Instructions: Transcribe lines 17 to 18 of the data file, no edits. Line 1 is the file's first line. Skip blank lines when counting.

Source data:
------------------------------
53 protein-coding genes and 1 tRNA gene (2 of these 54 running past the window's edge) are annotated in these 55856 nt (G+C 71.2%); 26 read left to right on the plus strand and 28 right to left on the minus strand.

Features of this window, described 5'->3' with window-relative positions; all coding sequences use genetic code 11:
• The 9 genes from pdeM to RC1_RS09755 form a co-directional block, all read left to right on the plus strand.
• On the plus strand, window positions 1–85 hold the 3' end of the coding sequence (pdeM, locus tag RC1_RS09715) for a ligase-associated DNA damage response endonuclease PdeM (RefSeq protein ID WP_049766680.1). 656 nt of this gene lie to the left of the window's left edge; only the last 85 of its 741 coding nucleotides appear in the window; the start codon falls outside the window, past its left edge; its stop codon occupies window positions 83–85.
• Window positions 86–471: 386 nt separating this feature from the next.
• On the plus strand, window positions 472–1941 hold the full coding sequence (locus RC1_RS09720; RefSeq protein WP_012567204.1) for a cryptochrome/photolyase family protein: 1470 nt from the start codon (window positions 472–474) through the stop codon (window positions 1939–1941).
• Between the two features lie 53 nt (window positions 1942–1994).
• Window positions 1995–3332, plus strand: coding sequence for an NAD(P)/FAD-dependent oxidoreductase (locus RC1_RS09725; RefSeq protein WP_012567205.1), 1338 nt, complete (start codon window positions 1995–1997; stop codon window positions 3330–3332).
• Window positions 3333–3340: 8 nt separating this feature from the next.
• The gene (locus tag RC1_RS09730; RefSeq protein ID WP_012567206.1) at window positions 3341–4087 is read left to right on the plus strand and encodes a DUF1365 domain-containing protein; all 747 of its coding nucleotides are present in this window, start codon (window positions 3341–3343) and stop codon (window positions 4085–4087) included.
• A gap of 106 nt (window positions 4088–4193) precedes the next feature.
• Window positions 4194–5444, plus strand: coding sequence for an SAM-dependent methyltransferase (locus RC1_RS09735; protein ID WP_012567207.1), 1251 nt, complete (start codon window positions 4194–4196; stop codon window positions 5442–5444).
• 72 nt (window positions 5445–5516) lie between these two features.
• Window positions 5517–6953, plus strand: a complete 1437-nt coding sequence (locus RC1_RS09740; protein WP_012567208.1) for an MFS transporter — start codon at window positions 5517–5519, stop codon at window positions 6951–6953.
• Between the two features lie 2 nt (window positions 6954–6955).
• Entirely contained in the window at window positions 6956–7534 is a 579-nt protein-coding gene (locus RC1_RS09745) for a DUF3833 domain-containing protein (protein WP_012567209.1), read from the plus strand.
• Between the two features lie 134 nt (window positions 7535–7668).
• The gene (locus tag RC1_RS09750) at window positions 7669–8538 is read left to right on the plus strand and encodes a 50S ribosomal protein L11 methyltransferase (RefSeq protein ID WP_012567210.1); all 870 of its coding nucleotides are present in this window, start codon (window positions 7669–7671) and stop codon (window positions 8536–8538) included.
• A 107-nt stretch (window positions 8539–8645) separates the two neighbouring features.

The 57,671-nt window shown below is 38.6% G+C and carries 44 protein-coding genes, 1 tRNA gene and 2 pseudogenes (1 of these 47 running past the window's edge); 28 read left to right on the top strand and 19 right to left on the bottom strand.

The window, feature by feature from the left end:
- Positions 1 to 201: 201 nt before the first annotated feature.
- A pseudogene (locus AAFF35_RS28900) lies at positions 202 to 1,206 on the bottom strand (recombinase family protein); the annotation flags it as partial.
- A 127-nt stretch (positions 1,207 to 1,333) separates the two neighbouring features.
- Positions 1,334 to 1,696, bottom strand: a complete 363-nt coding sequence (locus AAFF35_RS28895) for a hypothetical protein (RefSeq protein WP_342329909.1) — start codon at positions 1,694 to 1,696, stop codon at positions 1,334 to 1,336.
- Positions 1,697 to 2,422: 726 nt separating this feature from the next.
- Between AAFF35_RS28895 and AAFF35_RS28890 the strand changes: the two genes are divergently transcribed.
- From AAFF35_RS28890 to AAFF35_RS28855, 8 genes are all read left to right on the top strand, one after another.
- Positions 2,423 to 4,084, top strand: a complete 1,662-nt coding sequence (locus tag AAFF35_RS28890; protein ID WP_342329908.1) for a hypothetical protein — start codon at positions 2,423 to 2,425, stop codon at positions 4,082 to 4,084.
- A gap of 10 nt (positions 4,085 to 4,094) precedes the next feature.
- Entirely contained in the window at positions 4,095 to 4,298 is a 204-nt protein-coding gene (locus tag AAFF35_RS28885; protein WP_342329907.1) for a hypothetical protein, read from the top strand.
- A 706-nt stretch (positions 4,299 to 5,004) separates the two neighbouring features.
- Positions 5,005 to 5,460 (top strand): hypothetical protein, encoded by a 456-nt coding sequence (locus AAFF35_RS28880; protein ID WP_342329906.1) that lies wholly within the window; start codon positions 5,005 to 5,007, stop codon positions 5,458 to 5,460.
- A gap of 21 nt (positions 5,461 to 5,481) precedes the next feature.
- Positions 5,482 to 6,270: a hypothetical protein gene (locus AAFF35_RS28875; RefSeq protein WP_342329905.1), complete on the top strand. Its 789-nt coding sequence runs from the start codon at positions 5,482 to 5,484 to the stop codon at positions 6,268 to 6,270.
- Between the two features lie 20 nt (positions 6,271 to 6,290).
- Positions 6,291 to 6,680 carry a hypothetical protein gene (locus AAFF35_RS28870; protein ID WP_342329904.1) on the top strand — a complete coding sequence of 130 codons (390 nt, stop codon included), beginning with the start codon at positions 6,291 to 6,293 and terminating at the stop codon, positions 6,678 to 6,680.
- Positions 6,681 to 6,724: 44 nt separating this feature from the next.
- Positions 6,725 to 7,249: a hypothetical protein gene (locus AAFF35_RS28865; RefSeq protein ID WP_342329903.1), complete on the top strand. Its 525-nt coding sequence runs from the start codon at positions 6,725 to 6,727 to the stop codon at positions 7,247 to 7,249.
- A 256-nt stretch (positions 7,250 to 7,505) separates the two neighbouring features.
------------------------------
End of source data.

• Between the two features lie 134 nt (window positions 7535–7668).
• The gene (locus tag RC1_RS09750) at window positions 7669–8538 is read left to right on the plus strand and encodes a 50S ribosomal protein L11 methyltransferase (RefSeq protein ID WP_012567210.1); all 870 of its coding nucleotides are present in this window, start codon (window positions 7669–7671) and stop codon (window positions 8536–8538) included.